How is he sure Maholm hit him on purpose in June?
“You can watch the replay and you get answers,” Gomez said. “I know. I’ve been in the league seven years, and I know when I get hit on purpose and when not. I get hit many times, and I put my head down, I make no controversy for my hit by pitch. I always, in seven years, put my head down and walk to first, and nobody can say nothing about that. But today, I feel like I had to take it back, and that’s what I did.”
Gomez said Maholm had hit him twice previously, “but the last one is what I remember. This is what made me limp for two weeks because they hit me right on the bone on my knee and I was limping for two weeks. That’s not fun.”
On Brian McCann blocking Gomez’s path to home plate:
“If I’m the catcher, I do the same thing,” Gomez said. “I respect McCann, all he’s played, and I’m apologizing to his manager, the organization. I know it didn’t have to be that far, but, you know, the adrenaline, the emotions take you more than you expect. I didn’t expect to hit a home run and talk all the way around the bases, but the reason that I talked is that they talked to me [first] and I responded. If nobpdy talked to me, I’m [circling] the bases like I normally do. Two nights ago, I hit a home run and I put my head down and run the bases like nothing happened. Today, I took the pain back, and that’s what happened.
“I didn’t say anything bad. I just said, ‘You hit me, I hit you. Now we’re even.’ That’s all I said. I didn’t disrespect anybody. The only bad words that came to my mouth were when I’m standing at home plate and McCann dropped them on me. I said, ‘If you say that to me, I can say that to you. We’re all men.’ It’s nothing personal against them. Next time we play, I think it’s going to be over.”
McCann, Gomez said, “was screaming at me, but you expect then when you hit a home run and you’re ‘pimping’ it. If I’m from the other side, I’m going to be [upset] too. But I’m not afraid.”
He added: “It’s not good for the game, but it happened and you can’t control it.”
The fight cost the Brewers more than Gomez, who was ejected. Two innings later, third baseman Aramis Ramirez exited with renewed discomfort in the left knee that has troubled him all season. Ramirez is now questionable for the Brewers-Mets series at Citi Field.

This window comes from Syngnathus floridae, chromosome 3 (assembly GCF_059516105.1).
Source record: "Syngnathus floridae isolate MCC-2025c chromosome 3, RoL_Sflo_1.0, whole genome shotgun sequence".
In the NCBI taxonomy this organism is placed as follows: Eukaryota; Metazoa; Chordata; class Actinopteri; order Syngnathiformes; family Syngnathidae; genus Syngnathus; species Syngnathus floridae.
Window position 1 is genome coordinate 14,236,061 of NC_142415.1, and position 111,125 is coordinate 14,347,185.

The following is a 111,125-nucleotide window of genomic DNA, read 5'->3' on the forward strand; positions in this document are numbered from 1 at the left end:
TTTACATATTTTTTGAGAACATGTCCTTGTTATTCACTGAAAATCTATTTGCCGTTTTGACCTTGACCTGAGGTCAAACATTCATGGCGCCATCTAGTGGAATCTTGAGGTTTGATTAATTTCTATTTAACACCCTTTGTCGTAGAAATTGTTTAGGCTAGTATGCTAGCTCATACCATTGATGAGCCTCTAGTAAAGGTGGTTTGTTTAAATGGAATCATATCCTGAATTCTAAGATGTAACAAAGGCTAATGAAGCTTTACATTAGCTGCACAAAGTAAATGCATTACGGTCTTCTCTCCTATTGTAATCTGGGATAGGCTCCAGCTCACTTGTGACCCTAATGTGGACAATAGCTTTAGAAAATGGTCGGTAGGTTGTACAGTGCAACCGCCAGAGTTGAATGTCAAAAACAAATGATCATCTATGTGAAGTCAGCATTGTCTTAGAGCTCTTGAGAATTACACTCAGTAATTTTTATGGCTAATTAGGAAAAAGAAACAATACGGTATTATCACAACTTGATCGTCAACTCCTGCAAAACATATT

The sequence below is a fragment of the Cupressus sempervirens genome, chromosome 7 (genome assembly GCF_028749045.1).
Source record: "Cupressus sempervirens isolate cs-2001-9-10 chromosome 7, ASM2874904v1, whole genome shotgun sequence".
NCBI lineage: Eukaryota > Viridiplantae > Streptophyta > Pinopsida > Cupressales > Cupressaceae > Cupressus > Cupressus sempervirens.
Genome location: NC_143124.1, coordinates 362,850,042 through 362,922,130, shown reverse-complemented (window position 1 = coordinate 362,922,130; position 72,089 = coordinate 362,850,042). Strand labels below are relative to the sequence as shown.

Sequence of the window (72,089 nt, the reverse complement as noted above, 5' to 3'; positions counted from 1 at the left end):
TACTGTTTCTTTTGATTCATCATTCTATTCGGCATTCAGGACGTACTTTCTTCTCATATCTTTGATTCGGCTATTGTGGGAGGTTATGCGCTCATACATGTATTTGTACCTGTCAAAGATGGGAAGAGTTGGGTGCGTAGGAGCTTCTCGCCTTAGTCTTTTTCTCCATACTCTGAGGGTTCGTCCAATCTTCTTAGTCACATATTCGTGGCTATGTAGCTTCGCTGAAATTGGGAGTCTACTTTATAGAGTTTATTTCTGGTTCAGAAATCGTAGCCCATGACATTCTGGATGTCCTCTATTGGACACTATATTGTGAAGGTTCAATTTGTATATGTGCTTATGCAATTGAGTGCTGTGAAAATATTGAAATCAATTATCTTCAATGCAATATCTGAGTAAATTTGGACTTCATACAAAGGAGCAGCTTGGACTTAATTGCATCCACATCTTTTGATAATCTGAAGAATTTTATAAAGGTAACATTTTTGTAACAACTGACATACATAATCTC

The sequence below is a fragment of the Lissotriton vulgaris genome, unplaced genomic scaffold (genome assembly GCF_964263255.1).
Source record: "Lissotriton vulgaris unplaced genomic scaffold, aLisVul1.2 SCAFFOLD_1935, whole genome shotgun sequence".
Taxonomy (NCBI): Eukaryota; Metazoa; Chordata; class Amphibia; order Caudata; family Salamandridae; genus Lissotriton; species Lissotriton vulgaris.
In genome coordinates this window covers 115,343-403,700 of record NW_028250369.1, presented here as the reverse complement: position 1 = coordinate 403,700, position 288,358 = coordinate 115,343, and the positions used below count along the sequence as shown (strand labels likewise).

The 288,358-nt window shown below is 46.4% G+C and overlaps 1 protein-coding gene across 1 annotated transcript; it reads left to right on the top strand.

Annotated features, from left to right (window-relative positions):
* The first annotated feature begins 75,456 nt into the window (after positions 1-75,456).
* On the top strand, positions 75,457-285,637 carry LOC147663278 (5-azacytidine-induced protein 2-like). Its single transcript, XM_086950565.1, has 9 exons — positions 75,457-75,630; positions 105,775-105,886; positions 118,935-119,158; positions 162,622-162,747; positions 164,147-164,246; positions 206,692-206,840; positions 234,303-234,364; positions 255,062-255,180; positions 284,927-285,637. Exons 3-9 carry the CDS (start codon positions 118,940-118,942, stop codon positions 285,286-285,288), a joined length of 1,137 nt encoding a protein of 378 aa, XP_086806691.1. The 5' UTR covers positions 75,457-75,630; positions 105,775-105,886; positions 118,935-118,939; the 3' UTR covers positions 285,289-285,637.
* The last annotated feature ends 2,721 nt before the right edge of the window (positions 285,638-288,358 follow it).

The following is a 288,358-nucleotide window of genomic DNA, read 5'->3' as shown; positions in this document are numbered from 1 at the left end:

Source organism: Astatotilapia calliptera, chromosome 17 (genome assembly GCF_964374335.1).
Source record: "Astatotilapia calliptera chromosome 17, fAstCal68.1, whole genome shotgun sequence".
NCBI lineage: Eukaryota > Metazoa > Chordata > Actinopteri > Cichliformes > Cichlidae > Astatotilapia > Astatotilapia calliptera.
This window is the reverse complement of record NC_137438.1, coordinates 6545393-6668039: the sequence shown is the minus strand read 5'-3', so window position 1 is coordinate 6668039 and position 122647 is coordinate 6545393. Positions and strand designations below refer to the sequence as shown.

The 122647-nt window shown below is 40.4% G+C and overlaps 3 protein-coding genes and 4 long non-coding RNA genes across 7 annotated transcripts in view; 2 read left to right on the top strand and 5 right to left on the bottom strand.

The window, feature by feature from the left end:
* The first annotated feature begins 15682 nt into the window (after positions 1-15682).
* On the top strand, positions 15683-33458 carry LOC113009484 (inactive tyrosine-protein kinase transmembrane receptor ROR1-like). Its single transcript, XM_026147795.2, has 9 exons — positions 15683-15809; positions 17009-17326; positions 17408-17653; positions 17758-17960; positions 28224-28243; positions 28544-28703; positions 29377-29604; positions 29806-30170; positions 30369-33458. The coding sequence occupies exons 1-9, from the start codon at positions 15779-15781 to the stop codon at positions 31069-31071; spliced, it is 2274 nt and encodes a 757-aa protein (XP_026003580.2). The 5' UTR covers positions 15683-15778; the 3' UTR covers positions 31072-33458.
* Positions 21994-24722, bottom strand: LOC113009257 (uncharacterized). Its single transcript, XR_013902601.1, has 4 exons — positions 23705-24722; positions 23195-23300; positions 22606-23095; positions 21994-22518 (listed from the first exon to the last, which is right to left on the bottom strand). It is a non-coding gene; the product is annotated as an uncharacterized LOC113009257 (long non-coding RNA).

At first, he said he had no comment about the fracas. Then, Ramirez added: “You’re not supposed to do that stuff. You just don’t do that. On both sides. You just don’t do that stuff. You have to be a professional, and that wasn’t.”
Asked whether he understood why the Braves were upset, Ramirez said, “You don’t do that stuff. I could be wrong. I know I wouldn’t do it.”
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Brewers right-hander Wily Peralta expressed no qualms about the team’s decision to bump him from his final start because of a blister.
“It feels great. I’m happy with the way that I finished up,” Peralta said at rainy Turner Field on Wednesday. “I think it’s not the way you start the season, it’s the way you finished, and I made big progress since the season started.”
Peralta went 11-15 with a 4.37 ERA in his first full season in the Major Leagues, but indeed finished much better than he started. He pitched to a 6.35 ERA in April and May, with a .311 opponents’ average in those first 11 starts. But he found a rhythm beginning with a seven-outing against the Braves at Miller Park on June 21, going 7-7 with a 3.05 ERA and a .229 opponents’ average over his final 17 starts of the season, including a pair of complete games. Peralta’s three-hit shutout of the Reds on July 9 was the Brewers’ first complete game in two and a half years.
“I have a lot of confidence in myself,” he said. “I knew I was going to get through this, because I was struggling last year at Triple-A, too, when I started the season. I’ve been past this moment before. I know what I can do. I know I was going to get out of this situation. But it was tough.”